Sketch 9: Happy Gilmore

As a kid Adam Sandler was one of my favorite actors/comedians, so I thought it would be fun for this assignment to recreate one of his scenes. Even though he isn’t the most respected actor, I think some of his early films are entertaining. I knew I would be limited with resources so I tried to keep things simple. I chose the closest shirt I had, borrowed a golf ball from my roommate, and used a cup as the hole. I didn’t want to dig into the ground, so I decided it would be best to surround the cup with pine needles instead. I got several friends to come out and help in the background and actually take the shot. Although the image isn’t that close, I think the general theme is conveyed.

Literacy Comic Reflection & Drafting Process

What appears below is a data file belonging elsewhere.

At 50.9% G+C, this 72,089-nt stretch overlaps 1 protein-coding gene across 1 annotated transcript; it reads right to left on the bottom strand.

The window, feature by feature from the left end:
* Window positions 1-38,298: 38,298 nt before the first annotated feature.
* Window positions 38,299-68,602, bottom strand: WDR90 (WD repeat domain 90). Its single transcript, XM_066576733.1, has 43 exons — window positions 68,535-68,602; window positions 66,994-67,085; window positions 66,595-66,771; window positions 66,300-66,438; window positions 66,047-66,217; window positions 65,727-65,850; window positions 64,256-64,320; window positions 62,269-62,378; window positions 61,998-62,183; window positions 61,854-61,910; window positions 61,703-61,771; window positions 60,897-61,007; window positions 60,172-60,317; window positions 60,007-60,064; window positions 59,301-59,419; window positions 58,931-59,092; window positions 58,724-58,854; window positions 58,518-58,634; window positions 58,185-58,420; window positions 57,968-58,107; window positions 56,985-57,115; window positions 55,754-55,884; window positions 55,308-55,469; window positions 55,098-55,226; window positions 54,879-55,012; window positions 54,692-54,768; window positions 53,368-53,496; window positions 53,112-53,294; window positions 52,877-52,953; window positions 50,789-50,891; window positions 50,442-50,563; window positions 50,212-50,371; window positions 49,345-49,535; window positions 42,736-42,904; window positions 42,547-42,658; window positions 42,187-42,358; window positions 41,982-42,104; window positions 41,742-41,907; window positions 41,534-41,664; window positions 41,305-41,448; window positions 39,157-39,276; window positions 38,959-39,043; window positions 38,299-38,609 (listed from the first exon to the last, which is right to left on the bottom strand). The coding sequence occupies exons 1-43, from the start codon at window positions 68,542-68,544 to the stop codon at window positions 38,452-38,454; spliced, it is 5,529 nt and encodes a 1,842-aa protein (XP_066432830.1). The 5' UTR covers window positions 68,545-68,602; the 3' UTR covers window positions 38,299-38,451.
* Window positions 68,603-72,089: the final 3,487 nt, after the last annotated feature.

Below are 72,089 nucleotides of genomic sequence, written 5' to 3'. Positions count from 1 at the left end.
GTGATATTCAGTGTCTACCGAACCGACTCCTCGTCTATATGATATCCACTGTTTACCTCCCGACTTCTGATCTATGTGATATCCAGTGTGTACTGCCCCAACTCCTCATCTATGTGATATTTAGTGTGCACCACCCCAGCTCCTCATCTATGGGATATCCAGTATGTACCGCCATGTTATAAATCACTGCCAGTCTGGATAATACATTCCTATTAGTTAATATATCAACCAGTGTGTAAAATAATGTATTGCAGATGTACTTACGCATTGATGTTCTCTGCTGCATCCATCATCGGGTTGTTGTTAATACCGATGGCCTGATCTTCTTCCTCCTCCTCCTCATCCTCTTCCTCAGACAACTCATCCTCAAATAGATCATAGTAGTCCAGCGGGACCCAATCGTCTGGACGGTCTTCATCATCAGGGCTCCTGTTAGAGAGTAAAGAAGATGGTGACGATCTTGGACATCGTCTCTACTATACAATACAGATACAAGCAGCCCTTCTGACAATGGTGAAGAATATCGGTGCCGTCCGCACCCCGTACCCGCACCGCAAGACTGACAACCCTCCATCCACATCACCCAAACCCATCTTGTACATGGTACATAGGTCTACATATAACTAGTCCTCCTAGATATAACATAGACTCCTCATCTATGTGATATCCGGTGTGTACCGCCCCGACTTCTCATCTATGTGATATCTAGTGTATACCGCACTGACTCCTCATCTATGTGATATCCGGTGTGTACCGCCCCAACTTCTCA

When I first was told of this assignment, I immediately knew I wanted to incorporate this aspect. I initially thought I would stay close to the text, but after going over sketching and outlining I decided to take a lighter approach. Unlike the comics we have read for class thus far, I chose to incorporate color. Whenever I think back to my youth, I had always associated comics with superheroes and bright colors, so I wanted to do so in my own comics. One thing I didn’t anticipate in regard to coloring is the sheer amount of time it takes to properly shade in a panel; let alone sketching. All in all the time spent on each panel was a little over an hour. However, there was no burden in completing this assignment. I can honestly admit this was the first time, I have ever felt in any capacity like a true artist. It has been extremely gratifying and has allowed me to garner great respect even for the lowest of craftsman. If nothing else, I have a new found admiration for artists dedication and frequent excellence.